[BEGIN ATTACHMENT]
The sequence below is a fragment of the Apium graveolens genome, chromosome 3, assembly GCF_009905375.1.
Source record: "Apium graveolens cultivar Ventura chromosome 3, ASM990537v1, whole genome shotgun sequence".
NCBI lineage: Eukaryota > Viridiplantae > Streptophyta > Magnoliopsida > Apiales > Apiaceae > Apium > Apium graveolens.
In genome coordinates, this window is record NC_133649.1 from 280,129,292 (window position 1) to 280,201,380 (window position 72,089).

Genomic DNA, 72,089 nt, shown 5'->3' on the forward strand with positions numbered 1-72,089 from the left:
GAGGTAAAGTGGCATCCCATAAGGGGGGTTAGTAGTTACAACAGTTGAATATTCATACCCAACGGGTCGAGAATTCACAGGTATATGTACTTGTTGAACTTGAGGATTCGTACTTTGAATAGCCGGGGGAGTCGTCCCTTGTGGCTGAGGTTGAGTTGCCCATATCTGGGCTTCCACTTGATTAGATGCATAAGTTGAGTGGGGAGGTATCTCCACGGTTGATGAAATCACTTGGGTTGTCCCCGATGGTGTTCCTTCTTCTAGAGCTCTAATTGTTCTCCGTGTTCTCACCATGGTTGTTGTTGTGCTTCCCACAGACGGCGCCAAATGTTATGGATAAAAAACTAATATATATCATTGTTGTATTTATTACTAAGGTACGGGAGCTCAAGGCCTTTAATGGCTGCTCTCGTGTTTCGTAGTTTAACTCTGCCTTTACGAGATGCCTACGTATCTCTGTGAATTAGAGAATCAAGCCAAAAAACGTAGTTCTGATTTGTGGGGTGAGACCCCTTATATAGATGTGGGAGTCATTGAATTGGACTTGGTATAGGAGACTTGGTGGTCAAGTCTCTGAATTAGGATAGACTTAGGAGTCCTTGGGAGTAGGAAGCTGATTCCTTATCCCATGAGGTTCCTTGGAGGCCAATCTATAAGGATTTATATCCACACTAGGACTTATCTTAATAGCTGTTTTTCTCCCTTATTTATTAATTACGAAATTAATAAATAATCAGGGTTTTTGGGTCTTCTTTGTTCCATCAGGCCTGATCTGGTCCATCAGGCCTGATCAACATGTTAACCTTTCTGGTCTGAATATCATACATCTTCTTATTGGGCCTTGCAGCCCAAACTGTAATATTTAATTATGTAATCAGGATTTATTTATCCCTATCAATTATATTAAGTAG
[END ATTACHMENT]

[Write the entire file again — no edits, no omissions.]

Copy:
The sequence below is a fragment of the Apium graveolens genome, chromosome 3, assembly GCF_009905375.1.
Source record: "Apium graveolens cultivar Ventura chromosome 3, ASM990537v1, whole genome shotgun sequence".
NCBI lineage: Eukaryota > Viridiplantae > Streptophyta > Magnoliopsida > Apiales > Apiaceae > Apium > Apium graveolens.
In genome coordinates, this window is record NC_133649.1 from 280,129,292 (window position 1) to 280,201,380 (window position 72,089).

Genomic DNA, 72,089 nt, shown 5'->3' on the forward strand with positions numbered 1-72,089 from the left:
GAGGTAAAGTGGCATCCCATAAGGGGGGTTAGTAGTTACAACAGTTGAATATTCATACCCAACGGGTCGAGAATTCACAGGTATATGTACTTGTTGAACTTGAGGATTCGTACTTTGAATAGCCGGGGGAGTCGTCCCTTGTGGCTGAGGTTGAGTTGCCCATATCTGGGCTTCCACTTGATTAGATGCATAAGTTGAGTGGGGAGGTATCTCCACGGTTGATGAAATCACTTGGGTTGTCCCCGATGGTGTTCCTTCTTCTAGAGCTCTAATTGTTCTCCGTGTTCTCACCATGGTTGTTGTTGTGCTTCCCACAGACGGCGCCAAATGTTATGGATAAAAAACTAATATATATCATTGTTGTATTTATTACTAAGGTACGGGAGCTCAAGGCCTTTAATGGCTGCTCTCGTGTTTCGTAGTTTAACTCTGCCTTTACGAGATGCCTACGTATCTCTGTGAATTAGAGAATCAAGCCAAAAAACGTAGTTCTGATTTGTGGGGTGAGACCCCTTATATAGATGTGGGAGTCATTGAATTGGACTTGGTATAGGAGACTTGGTGGTCAAGTCTCTGAATTAGGATAGACTTAGGAGTCCTTGGGAGTAGGAAGCTGATTCCTTATCCCATGAGGTTCCTTGGAGGCCAATCTATAAGGATTTATATCCACACTAGGACTTATCTTAATAGCTGTTTTTCTCCCTTATTTATTAATTACGAAATTAATAAATAATCAGGGTTTTTGGGTCTTCTTTGTTCCATCAGGCCTGATCTGGTCCATCAGGCCTGATCAACATGTTAACCTTTCTGGTCTGAATATCATACATCTTCTTATTGGGCCTTGCAGCCCAAACTGTAATATTTAATTATGTAATCAGGATTTATTTATCCCTATCAATTATATTAAGTAG